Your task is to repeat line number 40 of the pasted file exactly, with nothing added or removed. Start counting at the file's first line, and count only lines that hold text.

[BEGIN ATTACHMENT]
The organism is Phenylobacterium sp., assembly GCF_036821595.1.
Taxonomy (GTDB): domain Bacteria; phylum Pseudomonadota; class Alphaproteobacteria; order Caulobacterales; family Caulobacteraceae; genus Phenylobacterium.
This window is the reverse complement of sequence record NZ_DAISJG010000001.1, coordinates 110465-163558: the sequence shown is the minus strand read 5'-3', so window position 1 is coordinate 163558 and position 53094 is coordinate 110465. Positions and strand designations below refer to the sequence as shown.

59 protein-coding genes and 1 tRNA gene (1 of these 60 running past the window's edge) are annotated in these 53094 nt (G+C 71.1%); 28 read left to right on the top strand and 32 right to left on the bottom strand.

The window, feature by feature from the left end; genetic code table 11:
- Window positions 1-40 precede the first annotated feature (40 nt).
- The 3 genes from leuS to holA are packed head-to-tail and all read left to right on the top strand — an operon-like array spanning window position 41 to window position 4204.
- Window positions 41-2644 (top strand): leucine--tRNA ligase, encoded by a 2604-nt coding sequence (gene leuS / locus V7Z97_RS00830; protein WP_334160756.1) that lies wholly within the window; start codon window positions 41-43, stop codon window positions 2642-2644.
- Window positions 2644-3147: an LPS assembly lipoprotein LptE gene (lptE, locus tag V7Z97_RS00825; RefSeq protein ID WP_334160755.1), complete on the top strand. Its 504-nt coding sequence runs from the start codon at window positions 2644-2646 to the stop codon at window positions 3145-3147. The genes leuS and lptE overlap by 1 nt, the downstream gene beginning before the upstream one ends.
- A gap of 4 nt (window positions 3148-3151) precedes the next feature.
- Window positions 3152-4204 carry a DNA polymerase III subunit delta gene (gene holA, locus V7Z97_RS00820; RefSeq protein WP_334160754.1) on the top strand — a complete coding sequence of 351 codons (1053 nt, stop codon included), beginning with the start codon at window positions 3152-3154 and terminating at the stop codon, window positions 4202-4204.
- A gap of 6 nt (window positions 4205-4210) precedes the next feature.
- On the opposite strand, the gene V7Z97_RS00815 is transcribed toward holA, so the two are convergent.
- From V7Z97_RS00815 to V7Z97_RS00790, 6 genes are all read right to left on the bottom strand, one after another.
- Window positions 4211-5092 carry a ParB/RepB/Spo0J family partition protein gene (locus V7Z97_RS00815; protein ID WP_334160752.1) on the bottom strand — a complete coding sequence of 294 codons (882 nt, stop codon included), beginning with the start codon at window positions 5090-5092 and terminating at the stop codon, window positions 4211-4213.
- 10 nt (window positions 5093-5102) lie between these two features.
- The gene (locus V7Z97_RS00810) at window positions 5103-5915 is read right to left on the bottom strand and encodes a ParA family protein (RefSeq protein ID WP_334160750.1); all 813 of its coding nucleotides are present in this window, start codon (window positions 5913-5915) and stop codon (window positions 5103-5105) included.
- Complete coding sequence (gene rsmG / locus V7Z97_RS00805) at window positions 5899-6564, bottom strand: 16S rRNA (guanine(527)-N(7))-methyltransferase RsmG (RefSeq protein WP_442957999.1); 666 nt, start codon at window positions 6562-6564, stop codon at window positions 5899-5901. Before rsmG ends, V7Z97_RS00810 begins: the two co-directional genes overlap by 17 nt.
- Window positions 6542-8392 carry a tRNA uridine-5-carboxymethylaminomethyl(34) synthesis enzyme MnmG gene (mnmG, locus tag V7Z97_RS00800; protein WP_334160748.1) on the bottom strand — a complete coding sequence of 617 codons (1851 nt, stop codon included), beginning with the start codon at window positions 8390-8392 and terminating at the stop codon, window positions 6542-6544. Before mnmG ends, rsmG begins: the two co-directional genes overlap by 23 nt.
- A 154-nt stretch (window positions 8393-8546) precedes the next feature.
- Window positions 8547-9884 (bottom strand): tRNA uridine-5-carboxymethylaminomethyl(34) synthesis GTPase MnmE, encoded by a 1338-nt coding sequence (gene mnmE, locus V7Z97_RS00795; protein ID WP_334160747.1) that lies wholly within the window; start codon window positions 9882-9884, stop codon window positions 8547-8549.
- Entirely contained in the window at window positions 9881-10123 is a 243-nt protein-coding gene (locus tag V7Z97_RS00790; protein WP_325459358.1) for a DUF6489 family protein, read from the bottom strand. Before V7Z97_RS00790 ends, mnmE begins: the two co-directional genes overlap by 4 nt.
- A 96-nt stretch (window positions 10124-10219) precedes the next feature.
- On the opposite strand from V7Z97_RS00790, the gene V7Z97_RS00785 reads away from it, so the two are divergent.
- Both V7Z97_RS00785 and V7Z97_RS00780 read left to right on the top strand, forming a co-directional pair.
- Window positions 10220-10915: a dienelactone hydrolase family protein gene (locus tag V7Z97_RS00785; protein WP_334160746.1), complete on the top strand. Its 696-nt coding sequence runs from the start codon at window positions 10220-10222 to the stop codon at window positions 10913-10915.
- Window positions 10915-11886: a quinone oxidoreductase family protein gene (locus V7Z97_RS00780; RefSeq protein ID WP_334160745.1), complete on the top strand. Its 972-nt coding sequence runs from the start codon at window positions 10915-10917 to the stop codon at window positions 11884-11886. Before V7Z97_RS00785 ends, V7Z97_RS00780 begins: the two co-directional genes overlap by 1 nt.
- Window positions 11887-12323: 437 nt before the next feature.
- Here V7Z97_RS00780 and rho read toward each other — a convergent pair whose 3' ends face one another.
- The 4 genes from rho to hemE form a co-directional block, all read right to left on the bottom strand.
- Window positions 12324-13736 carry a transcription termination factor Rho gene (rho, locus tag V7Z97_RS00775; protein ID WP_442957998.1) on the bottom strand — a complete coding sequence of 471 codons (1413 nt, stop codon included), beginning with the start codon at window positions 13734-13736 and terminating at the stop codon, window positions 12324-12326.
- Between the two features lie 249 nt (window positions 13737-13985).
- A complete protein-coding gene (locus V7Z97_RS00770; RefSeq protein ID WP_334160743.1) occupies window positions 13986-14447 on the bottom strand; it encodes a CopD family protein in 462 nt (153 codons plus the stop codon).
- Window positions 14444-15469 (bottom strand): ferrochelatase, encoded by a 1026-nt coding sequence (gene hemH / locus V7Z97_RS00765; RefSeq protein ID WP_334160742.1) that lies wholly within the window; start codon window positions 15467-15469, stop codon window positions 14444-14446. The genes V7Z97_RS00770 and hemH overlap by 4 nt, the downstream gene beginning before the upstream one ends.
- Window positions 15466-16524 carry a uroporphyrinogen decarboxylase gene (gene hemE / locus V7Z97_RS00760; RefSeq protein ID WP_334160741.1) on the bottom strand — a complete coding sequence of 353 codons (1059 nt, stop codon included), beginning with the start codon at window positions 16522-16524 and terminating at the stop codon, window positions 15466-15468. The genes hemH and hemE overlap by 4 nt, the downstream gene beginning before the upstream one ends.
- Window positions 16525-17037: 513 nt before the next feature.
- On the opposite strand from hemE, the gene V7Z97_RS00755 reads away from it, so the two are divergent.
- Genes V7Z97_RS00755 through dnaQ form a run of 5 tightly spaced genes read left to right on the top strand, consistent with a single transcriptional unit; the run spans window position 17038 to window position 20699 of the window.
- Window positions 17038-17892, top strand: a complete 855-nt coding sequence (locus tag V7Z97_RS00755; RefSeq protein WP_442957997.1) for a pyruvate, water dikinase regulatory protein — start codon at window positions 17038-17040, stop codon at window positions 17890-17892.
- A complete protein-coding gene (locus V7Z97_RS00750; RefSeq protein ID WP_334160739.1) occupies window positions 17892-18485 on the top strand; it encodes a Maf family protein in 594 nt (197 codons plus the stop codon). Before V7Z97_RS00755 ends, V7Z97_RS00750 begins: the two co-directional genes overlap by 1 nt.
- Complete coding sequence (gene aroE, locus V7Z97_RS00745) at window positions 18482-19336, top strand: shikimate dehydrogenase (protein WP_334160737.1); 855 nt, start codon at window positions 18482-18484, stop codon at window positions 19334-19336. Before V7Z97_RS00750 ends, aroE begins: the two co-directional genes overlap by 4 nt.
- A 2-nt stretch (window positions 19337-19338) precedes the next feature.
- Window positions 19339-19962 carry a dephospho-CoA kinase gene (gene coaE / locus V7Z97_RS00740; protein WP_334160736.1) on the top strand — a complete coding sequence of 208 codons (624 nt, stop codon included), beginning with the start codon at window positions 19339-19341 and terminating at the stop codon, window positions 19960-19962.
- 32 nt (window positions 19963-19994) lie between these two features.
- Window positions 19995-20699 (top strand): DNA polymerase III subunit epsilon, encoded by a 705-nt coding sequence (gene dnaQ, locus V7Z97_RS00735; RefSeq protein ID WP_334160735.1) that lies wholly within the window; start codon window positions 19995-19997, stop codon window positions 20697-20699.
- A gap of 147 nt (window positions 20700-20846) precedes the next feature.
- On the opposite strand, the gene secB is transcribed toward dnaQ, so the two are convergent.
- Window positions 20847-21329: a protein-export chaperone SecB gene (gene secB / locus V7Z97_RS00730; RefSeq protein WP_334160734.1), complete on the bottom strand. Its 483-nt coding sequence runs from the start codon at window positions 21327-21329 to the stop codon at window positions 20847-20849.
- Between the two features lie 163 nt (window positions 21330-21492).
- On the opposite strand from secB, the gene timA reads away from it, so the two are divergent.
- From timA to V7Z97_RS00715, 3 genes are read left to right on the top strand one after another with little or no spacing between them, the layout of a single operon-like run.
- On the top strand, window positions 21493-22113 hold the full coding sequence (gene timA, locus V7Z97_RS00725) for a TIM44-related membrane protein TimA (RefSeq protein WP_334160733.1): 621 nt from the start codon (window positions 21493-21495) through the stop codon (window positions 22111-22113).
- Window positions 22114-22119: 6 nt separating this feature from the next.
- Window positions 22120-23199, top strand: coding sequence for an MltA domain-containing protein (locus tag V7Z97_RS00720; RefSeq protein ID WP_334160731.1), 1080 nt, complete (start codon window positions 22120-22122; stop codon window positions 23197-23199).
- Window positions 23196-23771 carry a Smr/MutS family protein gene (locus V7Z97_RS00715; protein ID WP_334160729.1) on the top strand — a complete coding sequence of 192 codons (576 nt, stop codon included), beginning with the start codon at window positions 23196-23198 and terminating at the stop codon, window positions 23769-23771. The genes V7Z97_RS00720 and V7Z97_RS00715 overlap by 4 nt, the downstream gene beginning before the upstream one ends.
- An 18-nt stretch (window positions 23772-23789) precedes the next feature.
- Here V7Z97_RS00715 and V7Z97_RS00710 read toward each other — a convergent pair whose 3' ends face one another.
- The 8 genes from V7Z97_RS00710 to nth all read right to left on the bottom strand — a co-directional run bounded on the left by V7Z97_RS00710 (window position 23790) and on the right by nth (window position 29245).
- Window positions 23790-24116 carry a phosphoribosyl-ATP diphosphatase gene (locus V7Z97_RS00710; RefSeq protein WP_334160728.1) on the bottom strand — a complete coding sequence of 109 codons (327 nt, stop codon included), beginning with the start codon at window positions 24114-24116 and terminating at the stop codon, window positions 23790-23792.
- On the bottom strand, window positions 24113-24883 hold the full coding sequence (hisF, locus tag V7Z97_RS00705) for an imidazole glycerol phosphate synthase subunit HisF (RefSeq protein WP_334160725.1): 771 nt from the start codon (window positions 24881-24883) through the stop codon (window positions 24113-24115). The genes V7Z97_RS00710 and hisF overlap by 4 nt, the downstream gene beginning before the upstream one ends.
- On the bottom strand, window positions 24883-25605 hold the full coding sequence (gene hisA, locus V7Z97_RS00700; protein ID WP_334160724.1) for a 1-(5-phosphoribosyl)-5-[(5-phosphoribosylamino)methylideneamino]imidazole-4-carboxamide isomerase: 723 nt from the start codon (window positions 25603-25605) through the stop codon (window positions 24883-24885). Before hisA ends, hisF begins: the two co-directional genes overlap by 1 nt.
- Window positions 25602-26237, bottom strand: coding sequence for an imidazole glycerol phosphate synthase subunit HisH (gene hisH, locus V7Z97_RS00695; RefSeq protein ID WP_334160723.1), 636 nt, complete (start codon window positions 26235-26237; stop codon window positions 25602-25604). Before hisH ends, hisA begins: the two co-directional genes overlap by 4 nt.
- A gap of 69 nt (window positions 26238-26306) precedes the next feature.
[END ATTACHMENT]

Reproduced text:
- A complete protein-coding gene (locus V7Z97_RS00750; RefSeq protein ID WP_334160739.1) occupies window positions 17892-18485 on the top strand; it encodes a Maf family protein in 594 nt (197 codons plus the stop codon). Before V7Z97_RS00755 ends, V7Z97_RS00750 begins: the two co-directional genes overlap by 1 nt.